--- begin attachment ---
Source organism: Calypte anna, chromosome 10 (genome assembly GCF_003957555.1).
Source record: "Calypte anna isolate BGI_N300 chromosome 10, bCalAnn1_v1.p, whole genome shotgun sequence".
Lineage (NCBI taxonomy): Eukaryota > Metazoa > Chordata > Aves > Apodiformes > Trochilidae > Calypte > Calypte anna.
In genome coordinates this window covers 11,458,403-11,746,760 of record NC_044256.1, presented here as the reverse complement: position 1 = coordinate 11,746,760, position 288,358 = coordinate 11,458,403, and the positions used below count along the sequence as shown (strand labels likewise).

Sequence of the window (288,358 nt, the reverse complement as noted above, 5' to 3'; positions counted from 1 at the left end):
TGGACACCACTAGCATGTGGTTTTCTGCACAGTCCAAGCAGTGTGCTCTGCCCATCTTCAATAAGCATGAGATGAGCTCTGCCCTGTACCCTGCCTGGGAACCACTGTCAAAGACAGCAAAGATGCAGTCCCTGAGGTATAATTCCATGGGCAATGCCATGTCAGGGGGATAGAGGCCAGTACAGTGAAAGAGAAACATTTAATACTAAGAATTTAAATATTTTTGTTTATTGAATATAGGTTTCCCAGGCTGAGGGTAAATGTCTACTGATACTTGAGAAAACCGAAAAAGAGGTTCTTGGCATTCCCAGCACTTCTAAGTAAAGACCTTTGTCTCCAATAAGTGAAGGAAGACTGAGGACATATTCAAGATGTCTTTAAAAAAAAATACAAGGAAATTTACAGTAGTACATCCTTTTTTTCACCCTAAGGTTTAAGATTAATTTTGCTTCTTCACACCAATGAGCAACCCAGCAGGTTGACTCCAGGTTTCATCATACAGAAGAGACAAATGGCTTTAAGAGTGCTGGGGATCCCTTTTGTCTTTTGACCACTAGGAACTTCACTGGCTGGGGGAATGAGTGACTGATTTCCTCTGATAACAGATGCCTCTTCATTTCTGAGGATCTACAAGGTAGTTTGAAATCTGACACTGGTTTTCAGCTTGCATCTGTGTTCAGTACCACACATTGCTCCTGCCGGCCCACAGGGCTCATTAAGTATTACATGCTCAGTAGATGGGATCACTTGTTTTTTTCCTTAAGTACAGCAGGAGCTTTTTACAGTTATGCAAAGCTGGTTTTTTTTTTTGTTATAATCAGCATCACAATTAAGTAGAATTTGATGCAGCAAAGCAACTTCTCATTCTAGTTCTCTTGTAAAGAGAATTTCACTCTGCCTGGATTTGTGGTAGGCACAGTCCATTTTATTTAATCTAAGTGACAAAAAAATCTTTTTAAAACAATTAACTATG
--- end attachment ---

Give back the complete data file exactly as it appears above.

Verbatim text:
Source organism: Calypte anna, chromosome 10 (genome assembly GCF_003957555.1).
Source record: "Calypte anna isolate BGI_N300 chromosome 10, bCalAnn1_v1.p, whole genome shotgun sequence".
Lineage (NCBI taxonomy): Eukaryota > Metazoa > Chordata > Aves > Apodiformes > Trochilidae > Calypte > Calypte anna.
In genome coordinates this window covers 11,458,403-11,746,760 of record NC_044256.1, presented here as the reverse complement: position 1 = coordinate 11,746,760, position 288,358 = coordinate 11,458,403, and the positions used below count along the sequence as shown (strand labels likewise).

Sequence of the window (288,358 nt, the reverse complement as noted above, 5' to 3'; positions counted from 1 at the left end):
TGGACACCACTAGCATGTGGTTTTCTGCACAGTCCAAGCAGTGTGCTCTGCCCATCTTCAATAAGCATGAGATGAGCTCTGCCCTGTACCCTGCCTGGGAACCACTGTCAAAGACAGCAAAGATGCAGTCCCTGAGGTATAATTCCATGGGCAATGCCATGTCAGGGGGATAGAGGCCAGTACAGTGAAAGAGAAACATTTAATACTAAGAATTTAAATATTTTTGTTTATTGAATATAGGTTTCCCAGGCTGAGGGTAAATGTCTACTGATACTTGAGAAAACCGAAAAAGAGGTTCTTGGCATTCCCAGCACTTCTAAGTAAAGACCTTTGTCTCCAATAAGTGAAGGAAGACTGAGGACATATTCAAGATGTCTTTAAAAAAAAATACAAGGAAATTTACAGTAGTACATCCTTTTTTTCACCCTAAGGTTTAAGATTAATTTTGCTTCTTCACACCAATGAGCAACCCAGCAGGTTGACTCCAGGTTTCATCATACAGAAGAGACAAATGGCTTTAAGAGTGCTGGGGATCCCTTTTGTCTTTTGACCACTAGGAACTTCACTGGCTGGGGGAATGAGTGACTGATTTCCTCTGATAACAGATGCCTCTTCATTTCTGAGGATCTACAAGGTAGTTTGAAATCTGACACTGGTTTTCAGCTTGCATCTGTGTTCAGTACCACACATTGCTCCTGCCGGCCCACAGGGCTCATTAAGTATTACATGCTCAGTAGATGGGATCACTTGTTTTTTTCCTTAAGTACAGCAGGAGCTTTTTACAGTTATGCAAAGCTGGTTTTTTTTTTTGTTATAATCAGCATCACAATTAAGTAGAATTTGATGCAGCAAAGCAACTTCTCATTCTAGTTCTCTTGTAAAGAGAATTTCACTCTGCCTGGATTTGTGGTAGGCACAGTCCATTTTATTTAATCTAAGTGACAAAAAAATCTTTTTAAAACAATTAACTATG